Is having Project Management skills enough?  I do not think just having the Project Management skills is enough.  I think the Project Manager needs to understand the environment, the industry and the technology that the project is being executed.  I refer back to an earlier point where I mentioned that I would not know how to build a power station, however I would know how to deliver anything in an IT based environment, for example building the data centre for the power station.

I often want to contradict the paragraph above in saying that I feel that I could run any project in any industry to deliver any project.  I feel that with the right technical experts around me, I could deliver any project, for example, I could run a building project, if the architects, planners, builders, foremen and tradesmen around me were on-board and could help with the fine details.  I would not know what facility to build first, but an experienced foreman would know, which means that the WBS and plans could be created with help from the whole Project Team and then executed by the Project Manager.  That sounds no different to any project, as I feel that the Subject Matter Experts should always provide some input into the plans.  However, past experience tells me that there are some Project Managers who run projects without any idea to the technology or subject area, which often lead to the failure of the project.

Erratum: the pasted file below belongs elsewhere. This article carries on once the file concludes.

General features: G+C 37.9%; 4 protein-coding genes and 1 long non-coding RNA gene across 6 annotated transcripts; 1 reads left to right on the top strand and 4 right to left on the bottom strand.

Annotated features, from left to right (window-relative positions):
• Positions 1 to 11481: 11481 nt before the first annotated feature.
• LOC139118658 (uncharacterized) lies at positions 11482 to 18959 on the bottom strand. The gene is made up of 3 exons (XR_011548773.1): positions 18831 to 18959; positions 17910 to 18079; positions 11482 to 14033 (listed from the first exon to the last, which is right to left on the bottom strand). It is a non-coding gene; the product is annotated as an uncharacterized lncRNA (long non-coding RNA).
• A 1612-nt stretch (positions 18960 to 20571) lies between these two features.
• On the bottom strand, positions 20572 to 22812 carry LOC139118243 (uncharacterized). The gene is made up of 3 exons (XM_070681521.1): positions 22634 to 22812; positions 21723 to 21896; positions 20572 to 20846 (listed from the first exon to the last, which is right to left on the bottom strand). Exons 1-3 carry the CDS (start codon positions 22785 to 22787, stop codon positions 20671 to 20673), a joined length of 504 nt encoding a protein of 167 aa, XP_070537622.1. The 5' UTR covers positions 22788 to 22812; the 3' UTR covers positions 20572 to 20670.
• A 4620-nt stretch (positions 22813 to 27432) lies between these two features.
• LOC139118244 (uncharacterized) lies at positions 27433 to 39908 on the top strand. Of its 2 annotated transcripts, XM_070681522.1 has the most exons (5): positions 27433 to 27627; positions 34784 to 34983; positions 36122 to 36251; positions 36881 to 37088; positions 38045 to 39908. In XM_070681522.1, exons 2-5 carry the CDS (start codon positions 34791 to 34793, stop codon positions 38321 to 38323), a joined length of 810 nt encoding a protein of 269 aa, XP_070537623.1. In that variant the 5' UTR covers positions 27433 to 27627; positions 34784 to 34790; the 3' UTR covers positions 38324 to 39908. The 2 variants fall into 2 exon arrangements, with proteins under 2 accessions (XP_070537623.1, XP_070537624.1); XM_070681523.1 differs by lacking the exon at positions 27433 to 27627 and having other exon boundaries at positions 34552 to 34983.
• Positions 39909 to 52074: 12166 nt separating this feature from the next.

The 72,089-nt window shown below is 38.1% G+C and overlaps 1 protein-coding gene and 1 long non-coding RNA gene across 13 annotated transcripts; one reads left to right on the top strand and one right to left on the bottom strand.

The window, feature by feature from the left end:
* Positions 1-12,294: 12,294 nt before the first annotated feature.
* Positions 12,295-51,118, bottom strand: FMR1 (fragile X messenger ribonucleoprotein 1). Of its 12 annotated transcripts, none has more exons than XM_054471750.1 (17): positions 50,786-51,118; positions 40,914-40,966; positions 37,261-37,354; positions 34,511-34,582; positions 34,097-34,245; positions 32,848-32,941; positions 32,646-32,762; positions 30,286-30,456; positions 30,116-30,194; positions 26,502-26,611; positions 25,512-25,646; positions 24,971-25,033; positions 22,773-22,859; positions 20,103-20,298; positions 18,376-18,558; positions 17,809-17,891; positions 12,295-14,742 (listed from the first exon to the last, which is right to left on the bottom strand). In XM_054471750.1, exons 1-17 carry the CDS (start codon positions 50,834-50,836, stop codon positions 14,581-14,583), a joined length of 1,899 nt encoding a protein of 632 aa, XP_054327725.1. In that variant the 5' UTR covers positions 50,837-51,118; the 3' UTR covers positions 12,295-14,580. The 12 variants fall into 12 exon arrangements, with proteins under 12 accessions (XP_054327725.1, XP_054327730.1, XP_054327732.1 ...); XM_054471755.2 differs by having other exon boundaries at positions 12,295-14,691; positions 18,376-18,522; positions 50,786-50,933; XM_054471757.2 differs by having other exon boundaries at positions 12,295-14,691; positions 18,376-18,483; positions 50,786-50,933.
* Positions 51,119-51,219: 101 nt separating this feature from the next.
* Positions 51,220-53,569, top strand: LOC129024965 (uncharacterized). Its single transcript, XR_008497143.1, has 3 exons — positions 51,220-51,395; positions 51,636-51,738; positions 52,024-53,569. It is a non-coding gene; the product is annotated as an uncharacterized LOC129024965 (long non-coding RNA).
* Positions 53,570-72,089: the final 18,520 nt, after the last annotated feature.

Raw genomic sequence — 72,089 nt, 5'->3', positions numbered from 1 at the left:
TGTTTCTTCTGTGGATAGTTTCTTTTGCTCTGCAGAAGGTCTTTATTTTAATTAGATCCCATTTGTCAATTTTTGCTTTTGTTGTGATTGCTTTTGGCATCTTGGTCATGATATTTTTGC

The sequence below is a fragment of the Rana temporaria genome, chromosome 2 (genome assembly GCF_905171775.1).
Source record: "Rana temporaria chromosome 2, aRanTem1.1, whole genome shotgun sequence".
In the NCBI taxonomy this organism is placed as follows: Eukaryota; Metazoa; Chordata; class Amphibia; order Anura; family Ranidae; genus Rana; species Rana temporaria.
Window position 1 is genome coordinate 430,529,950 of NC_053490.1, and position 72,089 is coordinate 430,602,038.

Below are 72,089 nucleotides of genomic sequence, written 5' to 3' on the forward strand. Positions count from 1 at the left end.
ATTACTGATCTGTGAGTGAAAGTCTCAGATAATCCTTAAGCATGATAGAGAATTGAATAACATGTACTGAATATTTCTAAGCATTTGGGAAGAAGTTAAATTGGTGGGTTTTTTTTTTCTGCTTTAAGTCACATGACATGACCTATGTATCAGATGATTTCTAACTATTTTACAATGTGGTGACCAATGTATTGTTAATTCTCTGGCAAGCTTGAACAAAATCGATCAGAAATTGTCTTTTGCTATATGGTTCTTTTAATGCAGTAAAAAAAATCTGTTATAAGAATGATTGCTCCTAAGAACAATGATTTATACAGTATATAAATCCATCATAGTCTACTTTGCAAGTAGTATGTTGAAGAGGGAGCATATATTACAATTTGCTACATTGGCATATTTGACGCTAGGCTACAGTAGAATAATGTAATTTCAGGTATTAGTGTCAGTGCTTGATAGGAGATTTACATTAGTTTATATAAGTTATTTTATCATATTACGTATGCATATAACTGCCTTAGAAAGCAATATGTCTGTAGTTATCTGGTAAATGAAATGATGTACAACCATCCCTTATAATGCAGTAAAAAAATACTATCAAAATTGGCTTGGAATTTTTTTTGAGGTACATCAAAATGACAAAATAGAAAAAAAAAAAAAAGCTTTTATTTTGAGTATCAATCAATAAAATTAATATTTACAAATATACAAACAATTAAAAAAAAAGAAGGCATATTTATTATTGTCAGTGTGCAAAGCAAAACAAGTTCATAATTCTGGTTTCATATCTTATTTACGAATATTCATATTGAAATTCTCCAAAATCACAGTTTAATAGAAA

I would suggest that the most important skill required to run successful projects, in addition to a basic knowledge of the project environment and domain is Communication.  This is the fundamental skill of a good Project Manager.  Communication skills need to cover both writing and verbal interactions, but also need to include the softer skills such as motivation, mentoring, influence and leadership.  As a Project Manager you need to be confident in what you do and say and need to ensure your belief in the project radiates to your Project Team.  Everyone in the team has a part to play in the delivery of a successful project, but it is the Project Manager’s role to ensure that all of the team work cohesively to maintain moral and result in a positive outcome.

To summarise, I would recommend that a Project Manager has a suitable background and knowledge in the arena where they are running the project.  The Project Manager must be able to rely on the Subject Matter Experts for the design and build, but should not rely on them to run the project, monitor the plans/progress and deal with the issues.  The Project Manager should know enough to understand when something is poorly estimated and should have the knowledge to challenge the SMEs for other solutions to issues that arise.